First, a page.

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Loud Sparrows: Contemporary Chinese Short-Shorts by Aili Mu, Julie Chiu, Howard Goldblatt (selected and translated by)

An academic press is perhaps not the first place one would look for interesting fiction but at least as far as contemporary Chinese fiction is concerned, Columbia University Press has hit the bulls-eye more than once. In 2003, Columbia brought out the fascinating and avant-garde Dictionary of Maqiao by Han Shaogong (since picked up in paperback by the more mainstream Dial Press) and now, if any book qualifies as “eye-opening”, it is Loud Sparrows: Contemporary Chinese Short-Shorts.

Loud Sparrows: Contemporary Chinese Short-Shorts by Aili Mu, Julie Chiu, Howard Goldblatt (selected and translated by)
Loud Sparrows: Contemporary Chinese Short-Shorts, Aili Mu, Julie Chiu, Howard Goldblatt (selected and translated by) (, )

“Short-shorts”—extremely short stories of a few hundred words—are, says the book’s jacket “a global phenomenon”. If really so, it’s one that had passed me by until now. My excuse is that “nowhere in the world,” according to the introduction, “has the genre been as enthusiastically received as with contemporary Chinese readers”. The Chinese Journal of Selected Short-Shorts apparently has a circulation of over a million.

Loud Sparrows: Contemporary Chinese Short-Shorts contains a selection of several dozen short-shorts dating back more than twenty. Most are from Mainland China, but Hong Kong readers will be gratified to find a few from this city as well.

And the stories themselves, well, they pop and sizzle, insinuate and shine. Some are hardly more than vignettes, closer to poetry perhaps than something which is supposed to have a plot—but is quite amazing to find that a story can be told in fewer than a half-dozen short paragraphs. Some just have a moral; others, the majority, have a twist in the end. The subjects are all over the map, so much so that they have been organized into fifteen categories, covering everything from “Sharing” to “Weirdness”. They are, in short, indescribable, so I shall just reproduce one it its entirety—“The Look” by Li Zuchen:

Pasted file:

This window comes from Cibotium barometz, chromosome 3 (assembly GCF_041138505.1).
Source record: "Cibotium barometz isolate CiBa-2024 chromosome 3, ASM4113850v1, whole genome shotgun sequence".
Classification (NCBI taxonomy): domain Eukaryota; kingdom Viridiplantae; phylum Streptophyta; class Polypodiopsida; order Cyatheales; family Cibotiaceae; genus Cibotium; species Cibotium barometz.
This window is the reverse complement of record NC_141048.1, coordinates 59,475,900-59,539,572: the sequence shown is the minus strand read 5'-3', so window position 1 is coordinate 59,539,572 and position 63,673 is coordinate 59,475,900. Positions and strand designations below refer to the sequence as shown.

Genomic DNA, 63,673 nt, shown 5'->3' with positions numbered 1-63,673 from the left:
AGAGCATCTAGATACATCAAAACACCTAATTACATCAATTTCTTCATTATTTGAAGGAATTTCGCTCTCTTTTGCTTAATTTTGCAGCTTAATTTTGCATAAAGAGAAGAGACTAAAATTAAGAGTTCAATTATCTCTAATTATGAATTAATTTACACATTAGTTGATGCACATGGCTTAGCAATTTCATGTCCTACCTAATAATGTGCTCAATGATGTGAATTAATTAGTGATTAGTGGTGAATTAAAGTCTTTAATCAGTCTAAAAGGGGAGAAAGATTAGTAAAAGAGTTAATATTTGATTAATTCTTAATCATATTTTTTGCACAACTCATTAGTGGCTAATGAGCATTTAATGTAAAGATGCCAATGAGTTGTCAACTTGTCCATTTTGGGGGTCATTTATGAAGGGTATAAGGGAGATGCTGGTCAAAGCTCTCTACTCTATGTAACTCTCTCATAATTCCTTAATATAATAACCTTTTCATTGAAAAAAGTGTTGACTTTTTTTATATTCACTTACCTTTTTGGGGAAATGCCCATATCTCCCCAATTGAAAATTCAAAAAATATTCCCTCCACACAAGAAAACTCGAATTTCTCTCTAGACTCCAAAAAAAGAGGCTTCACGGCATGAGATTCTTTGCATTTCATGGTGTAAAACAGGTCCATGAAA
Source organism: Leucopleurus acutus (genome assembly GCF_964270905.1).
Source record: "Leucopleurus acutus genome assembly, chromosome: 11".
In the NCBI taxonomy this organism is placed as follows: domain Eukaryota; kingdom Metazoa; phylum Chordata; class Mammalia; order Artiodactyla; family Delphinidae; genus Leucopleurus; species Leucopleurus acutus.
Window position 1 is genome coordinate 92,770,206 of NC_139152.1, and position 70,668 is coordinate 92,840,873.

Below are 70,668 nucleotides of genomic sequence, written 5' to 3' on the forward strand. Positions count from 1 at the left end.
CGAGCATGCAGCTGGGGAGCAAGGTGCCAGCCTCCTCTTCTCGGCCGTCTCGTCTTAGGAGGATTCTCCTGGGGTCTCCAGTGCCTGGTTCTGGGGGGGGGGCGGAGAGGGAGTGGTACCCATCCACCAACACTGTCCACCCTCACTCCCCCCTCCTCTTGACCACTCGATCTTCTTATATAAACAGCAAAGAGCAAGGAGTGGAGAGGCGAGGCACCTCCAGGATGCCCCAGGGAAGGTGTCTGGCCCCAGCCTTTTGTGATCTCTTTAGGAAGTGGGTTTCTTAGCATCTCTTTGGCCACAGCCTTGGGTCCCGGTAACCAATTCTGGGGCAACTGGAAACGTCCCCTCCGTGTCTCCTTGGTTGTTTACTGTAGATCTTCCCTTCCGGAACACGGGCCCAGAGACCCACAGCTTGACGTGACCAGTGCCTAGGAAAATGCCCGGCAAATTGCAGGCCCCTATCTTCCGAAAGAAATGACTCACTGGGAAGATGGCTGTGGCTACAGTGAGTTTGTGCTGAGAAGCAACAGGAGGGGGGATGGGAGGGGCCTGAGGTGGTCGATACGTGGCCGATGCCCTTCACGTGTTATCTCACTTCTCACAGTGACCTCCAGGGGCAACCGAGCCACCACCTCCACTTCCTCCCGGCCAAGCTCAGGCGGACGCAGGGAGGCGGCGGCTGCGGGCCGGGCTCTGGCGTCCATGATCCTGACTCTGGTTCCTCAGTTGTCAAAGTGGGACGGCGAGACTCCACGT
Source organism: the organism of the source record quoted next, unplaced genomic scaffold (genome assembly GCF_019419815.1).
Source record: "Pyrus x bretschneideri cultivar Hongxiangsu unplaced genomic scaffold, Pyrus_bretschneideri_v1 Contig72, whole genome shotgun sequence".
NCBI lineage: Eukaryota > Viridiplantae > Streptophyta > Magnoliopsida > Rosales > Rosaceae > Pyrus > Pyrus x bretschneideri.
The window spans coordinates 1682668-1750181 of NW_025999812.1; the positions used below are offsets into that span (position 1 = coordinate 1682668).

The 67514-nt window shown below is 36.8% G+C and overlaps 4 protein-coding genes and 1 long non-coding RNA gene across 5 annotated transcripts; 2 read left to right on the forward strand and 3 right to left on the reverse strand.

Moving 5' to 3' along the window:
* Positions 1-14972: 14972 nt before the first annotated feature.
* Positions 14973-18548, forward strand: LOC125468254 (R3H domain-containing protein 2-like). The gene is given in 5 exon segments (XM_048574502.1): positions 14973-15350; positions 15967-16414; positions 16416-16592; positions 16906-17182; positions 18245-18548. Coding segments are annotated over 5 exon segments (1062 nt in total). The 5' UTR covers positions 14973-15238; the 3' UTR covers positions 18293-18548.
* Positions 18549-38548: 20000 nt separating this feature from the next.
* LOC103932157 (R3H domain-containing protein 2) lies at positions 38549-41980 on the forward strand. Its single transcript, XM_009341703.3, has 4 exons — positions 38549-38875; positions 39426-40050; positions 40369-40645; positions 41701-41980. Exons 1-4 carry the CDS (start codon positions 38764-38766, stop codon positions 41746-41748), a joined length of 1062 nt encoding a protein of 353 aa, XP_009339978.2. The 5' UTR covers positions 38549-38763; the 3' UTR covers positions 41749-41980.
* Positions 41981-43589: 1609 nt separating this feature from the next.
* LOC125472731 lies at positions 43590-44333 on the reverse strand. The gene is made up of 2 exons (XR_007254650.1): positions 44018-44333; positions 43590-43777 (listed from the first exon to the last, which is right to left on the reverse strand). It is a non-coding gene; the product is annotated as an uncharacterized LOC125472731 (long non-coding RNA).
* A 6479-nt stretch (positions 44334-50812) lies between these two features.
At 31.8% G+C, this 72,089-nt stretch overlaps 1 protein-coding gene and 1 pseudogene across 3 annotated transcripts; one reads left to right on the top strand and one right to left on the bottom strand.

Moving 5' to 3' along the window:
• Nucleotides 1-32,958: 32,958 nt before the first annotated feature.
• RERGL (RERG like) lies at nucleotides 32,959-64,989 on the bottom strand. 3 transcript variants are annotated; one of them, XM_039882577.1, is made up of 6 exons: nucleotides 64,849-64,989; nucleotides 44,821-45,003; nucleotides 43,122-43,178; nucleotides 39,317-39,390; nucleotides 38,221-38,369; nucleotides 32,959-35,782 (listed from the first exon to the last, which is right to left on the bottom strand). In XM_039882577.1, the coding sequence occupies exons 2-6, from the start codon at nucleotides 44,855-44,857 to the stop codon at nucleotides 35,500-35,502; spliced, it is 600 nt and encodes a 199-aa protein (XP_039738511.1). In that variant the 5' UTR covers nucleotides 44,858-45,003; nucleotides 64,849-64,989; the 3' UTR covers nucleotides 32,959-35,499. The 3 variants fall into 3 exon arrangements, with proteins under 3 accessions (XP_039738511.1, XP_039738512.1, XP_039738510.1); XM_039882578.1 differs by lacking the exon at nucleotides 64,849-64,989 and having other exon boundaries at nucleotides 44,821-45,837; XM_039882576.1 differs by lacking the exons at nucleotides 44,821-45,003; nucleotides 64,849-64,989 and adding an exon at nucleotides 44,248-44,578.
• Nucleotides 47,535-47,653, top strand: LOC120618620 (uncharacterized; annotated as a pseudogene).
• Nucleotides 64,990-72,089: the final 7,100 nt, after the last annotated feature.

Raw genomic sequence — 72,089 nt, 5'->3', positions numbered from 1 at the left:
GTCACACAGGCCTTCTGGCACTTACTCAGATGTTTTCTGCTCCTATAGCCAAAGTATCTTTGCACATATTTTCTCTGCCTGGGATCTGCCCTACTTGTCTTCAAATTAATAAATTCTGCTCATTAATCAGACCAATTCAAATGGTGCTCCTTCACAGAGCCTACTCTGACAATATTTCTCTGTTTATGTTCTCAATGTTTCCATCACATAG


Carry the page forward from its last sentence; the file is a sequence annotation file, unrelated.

Forsaken by love, she had never felt so wretched, so grief-stricken, and had just about given up on life itself.

 

She walked down the street, alone, aware of neither a gentle summer breeze nor the lovely flowers.

 

A handsome young man was walking toward her, his shining eyes glued to her. He was totally absorbed, absolutely infatuated. That merely added to her turmoil.

 

Startled by a sudden thunk, she spun around and saw that the young man had walked right into a telephone pole.

 

She smiled.

 

That night she slept like a baby.

 

The translators seem to have worked together seamlessly, without the changes in style that one might have expected from such a collaboration. Perhaps it is because they seem to have enjoyed themselves. Howard Goldblatt, one of the best-known translators of Chinese fiction, got into the act himself and contributed a short-short to lead off each section. These aren’t always quite in tune (one covers the US electoral process), but like a between course sherbet, they clean the palate.

It is clear that much has been going on in the world of contemporary Chinese fiction that English readers have so far missed out on. Loud Sparrows: Contemporary Chinese Short-Shorts goes a long way to rectifying one of the major omissions.


Peter Gordon is editor of The Asian Review of Books.